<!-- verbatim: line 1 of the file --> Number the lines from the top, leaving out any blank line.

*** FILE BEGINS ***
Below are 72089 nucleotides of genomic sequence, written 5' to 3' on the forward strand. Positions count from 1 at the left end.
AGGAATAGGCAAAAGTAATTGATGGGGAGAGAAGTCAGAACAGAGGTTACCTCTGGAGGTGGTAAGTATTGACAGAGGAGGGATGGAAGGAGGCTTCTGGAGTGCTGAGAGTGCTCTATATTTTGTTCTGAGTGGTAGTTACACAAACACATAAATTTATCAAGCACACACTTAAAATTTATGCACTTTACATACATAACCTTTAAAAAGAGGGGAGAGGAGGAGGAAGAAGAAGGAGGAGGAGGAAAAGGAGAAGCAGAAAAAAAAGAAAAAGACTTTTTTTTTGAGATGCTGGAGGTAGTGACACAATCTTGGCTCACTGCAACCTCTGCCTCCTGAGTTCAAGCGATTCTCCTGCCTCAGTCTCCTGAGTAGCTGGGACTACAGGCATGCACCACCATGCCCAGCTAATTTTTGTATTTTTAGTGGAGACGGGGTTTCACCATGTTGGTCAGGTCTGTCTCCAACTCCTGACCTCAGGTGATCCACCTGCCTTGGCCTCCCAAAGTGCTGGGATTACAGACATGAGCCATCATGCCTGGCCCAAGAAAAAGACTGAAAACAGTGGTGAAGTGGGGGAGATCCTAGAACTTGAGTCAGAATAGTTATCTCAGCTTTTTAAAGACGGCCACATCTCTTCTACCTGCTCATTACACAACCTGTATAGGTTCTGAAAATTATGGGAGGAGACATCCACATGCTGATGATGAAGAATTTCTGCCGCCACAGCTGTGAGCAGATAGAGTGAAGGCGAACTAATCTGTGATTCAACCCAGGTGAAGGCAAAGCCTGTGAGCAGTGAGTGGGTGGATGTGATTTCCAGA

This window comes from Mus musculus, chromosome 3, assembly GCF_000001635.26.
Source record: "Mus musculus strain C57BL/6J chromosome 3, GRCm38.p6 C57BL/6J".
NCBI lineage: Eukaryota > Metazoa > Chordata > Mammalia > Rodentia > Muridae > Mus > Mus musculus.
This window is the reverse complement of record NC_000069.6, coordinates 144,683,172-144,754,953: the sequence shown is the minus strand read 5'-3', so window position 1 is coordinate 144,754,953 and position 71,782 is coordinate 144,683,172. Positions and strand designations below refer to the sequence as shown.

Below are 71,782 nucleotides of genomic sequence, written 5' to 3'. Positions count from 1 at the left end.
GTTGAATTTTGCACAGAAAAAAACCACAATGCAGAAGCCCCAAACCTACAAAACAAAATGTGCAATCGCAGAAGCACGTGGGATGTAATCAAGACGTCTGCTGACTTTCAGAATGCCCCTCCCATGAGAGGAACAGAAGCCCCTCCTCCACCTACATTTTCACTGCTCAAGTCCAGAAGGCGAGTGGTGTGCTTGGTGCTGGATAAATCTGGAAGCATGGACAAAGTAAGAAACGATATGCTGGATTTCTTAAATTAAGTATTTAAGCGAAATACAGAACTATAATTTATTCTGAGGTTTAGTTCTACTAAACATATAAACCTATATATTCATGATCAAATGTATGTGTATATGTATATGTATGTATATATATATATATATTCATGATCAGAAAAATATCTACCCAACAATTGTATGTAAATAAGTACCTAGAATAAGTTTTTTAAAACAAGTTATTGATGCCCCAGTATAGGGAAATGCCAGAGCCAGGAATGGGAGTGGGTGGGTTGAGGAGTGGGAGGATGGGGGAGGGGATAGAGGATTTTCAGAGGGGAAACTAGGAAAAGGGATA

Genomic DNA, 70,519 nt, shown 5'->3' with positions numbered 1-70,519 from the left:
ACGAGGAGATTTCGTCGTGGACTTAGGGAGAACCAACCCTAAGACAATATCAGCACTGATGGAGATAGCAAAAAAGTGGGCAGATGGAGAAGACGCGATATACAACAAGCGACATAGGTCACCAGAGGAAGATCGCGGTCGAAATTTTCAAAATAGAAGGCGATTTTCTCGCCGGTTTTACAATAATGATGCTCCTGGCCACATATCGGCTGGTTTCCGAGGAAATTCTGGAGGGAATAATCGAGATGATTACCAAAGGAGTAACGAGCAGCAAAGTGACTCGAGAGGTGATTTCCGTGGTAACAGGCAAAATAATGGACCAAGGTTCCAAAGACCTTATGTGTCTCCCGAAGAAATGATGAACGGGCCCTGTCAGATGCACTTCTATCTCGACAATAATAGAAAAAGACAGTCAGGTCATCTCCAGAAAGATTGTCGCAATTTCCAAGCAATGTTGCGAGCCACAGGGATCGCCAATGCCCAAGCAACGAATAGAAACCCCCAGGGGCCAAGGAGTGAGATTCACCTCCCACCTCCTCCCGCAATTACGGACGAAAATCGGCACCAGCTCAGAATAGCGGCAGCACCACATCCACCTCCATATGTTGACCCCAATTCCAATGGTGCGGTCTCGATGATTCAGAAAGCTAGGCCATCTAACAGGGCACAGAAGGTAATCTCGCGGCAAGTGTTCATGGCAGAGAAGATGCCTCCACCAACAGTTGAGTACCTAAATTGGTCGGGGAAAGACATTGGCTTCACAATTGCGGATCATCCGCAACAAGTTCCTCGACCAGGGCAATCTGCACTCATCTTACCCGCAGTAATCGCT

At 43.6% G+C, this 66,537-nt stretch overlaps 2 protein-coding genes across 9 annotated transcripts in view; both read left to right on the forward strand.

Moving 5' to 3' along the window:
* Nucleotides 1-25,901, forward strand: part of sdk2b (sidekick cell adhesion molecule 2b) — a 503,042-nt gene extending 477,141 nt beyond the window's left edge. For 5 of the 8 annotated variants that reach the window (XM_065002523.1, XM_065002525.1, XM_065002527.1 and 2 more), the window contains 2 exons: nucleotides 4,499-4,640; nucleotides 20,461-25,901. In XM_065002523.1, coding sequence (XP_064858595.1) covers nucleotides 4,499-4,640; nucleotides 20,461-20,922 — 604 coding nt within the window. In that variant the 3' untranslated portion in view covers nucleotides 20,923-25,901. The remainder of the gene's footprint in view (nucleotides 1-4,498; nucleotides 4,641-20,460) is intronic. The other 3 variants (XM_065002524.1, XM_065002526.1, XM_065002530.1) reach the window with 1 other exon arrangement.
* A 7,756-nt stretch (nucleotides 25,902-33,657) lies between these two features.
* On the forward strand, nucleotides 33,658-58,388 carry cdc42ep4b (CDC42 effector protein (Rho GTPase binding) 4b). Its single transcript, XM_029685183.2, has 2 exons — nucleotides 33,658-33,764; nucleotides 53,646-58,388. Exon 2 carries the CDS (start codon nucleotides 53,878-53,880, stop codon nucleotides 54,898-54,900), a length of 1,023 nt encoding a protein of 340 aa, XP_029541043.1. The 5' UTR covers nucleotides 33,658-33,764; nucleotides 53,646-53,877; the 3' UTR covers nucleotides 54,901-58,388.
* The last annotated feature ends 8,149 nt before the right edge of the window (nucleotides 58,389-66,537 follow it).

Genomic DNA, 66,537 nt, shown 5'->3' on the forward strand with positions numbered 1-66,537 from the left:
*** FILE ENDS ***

Below are 72089 nucleotides of genomic sequence, written 5' to 3' on the forward strand. Positions count from 1 at the left end.